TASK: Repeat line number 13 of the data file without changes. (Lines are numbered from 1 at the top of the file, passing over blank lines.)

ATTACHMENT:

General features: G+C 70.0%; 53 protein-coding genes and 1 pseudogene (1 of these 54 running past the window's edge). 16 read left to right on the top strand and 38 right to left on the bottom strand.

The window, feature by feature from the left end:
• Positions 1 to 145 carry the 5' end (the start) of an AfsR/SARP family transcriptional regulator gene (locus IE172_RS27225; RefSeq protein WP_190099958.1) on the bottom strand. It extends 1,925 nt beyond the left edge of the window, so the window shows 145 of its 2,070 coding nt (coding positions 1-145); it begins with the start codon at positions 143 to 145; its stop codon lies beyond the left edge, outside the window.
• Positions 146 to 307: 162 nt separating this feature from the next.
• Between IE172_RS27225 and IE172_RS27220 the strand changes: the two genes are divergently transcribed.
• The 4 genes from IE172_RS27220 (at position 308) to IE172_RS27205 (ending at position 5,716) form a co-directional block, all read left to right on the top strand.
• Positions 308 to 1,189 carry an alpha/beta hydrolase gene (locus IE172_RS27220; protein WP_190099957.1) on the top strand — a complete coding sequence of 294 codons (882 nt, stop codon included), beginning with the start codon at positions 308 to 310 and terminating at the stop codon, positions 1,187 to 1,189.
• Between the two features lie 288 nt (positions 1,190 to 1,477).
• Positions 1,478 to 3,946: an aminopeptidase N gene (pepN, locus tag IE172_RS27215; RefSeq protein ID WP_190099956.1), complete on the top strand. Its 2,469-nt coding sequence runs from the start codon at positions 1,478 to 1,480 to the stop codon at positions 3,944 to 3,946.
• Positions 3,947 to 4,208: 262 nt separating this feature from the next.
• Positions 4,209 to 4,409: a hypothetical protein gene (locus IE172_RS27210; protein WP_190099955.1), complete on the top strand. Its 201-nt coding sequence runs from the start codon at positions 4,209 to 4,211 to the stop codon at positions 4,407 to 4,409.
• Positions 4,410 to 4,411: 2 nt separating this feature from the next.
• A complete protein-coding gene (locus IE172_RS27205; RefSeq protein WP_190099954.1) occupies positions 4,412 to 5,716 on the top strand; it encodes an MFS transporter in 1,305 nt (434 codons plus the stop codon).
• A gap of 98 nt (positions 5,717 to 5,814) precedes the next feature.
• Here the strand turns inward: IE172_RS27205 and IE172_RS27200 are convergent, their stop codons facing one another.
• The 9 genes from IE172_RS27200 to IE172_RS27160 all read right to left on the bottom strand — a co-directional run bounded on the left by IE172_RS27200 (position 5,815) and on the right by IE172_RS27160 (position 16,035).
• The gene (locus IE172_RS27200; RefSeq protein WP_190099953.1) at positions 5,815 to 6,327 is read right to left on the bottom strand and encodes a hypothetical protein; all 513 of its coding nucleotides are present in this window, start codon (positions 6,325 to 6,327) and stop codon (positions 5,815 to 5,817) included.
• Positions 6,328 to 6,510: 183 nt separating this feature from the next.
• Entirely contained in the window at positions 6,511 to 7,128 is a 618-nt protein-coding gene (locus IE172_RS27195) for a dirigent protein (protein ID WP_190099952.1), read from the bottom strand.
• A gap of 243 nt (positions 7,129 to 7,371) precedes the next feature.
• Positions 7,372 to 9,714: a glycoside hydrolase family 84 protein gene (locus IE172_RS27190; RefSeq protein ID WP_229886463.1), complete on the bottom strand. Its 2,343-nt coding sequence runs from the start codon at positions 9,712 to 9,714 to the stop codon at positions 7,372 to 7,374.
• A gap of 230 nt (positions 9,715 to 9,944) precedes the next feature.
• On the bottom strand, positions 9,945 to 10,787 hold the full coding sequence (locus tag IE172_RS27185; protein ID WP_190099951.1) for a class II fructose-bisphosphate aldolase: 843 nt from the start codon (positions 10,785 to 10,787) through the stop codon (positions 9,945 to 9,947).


• A complete protein-coding gene (locus IE172_RS27205; RefSeq protein WP_190099954.1) occupies positions 4,412 to 5,716 on the top strand; it encodes an MFS transporter in 1,305 nt (434 codons plus the stop codon).